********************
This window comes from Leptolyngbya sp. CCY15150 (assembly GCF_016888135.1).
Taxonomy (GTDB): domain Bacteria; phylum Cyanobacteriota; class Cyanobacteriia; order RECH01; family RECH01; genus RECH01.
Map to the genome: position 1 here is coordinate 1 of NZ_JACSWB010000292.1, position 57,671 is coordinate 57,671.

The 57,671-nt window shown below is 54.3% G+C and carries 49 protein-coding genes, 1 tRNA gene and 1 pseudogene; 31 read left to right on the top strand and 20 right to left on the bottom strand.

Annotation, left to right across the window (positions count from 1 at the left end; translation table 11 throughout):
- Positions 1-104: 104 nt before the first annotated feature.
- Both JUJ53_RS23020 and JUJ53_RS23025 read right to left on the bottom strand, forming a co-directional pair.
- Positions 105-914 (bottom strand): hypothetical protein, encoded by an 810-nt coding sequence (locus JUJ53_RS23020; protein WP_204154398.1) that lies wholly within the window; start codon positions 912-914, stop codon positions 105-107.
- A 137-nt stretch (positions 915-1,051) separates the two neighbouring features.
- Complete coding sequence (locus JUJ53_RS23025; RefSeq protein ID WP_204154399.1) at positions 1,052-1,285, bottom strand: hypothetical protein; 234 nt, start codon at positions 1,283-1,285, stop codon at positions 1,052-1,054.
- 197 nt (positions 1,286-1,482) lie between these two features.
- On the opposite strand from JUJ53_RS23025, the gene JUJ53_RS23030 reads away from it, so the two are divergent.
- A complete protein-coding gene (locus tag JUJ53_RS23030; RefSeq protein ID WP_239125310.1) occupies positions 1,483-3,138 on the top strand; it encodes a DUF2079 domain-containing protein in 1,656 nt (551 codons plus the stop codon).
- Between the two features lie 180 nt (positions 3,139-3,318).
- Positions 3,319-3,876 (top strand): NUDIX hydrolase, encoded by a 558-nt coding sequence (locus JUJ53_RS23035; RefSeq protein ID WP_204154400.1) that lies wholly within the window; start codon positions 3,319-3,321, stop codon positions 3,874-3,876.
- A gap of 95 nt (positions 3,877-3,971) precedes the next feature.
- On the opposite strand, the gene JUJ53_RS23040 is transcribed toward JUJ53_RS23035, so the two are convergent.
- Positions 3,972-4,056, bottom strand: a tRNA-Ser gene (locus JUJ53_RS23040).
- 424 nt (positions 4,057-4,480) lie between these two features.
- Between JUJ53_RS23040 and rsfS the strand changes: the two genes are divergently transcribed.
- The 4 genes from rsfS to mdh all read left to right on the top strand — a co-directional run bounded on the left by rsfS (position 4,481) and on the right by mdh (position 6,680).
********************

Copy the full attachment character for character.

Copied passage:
This window comes from Leptolyngbya sp. CCY15150 (assembly GCF_016888135.1).
Taxonomy (GTDB): domain Bacteria; phylum Cyanobacteriota; class Cyanobacteriia; order RECH01; family RECH01; genus RECH01.
Map to the genome: position 1 here is coordinate 1 of NZ_JACSWB010000292.1, position 57,671 is coordinate 57,671.

The 57,671-nt window shown below is 54.3% G+C and carries 49 protein-coding genes, 1 tRNA gene and 1 pseudogene; 31 read left to right on the top strand and 20 right to left on the bottom strand.

Annotation, left to right across the window (positions count from 1 at the left end; translation table 11 throughout):
- Positions 1-104: 104 nt before the first annotated feature.
- Both JUJ53_RS23020 and JUJ53_RS23025 read right to left on the bottom strand, forming a co-directional pair.
- Positions 105-914 (bottom strand): hypothetical protein, encoded by an 810-nt coding sequence (locus JUJ53_RS23020; protein WP_204154398.1) that lies wholly within the window; start codon positions 912-914, stop codon positions 105-107.
- A 137-nt stretch (positions 915-1,051) separates the two neighbouring features.
- Complete coding sequence (locus JUJ53_RS23025; RefSeq protein ID WP_204154399.1) at positions 1,052-1,285, bottom strand: hypothetical protein; 234 nt, start codon at positions 1,283-1,285, stop codon at positions 1,052-1,054.
- 197 nt (positions 1,286-1,482) lie between these two features.
- On the opposite strand from JUJ53_RS23025, the gene JUJ53_RS23030 reads away from it, so the two are divergent.
- A complete protein-coding gene (locus tag JUJ53_RS23030; RefSeq protein ID WP_239125310.1) occupies positions 1,483-3,138 on the top strand; it encodes a DUF2079 domain-containing protein in 1,656 nt (551 codons plus the stop codon).
- Between the two features lie 180 nt (positions 3,139-3,318).
- Positions 3,319-3,876 (top strand): NUDIX hydrolase, encoded by a 558-nt coding sequence (locus JUJ53_RS23035; RefSeq protein ID WP_204154400.1) that lies wholly within the window; start codon positions 3,319-3,321, stop codon positions 3,874-3,876.
- A gap of 95 nt (positions 3,877-3,971) precedes the next feature.
- On the opposite strand, the gene JUJ53_RS23040 is transcribed toward JUJ53_RS23035, so the two are convergent.
- Positions 3,972-4,056, bottom strand: a tRNA-Ser gene (locus JUJ53_RS23040).
- 424 nt (positions 4,057-4,480) lie between these two features.
- Between JUJ53_RS23040 and rsfS the strand changes: the two genes are divergently transcribed.
- The 4 genes from rsfS to mdh all read left to right on the top strand — a co-directional run bounded on the left by rsfS (position 4,481) and on the right by mdh (position 6,680).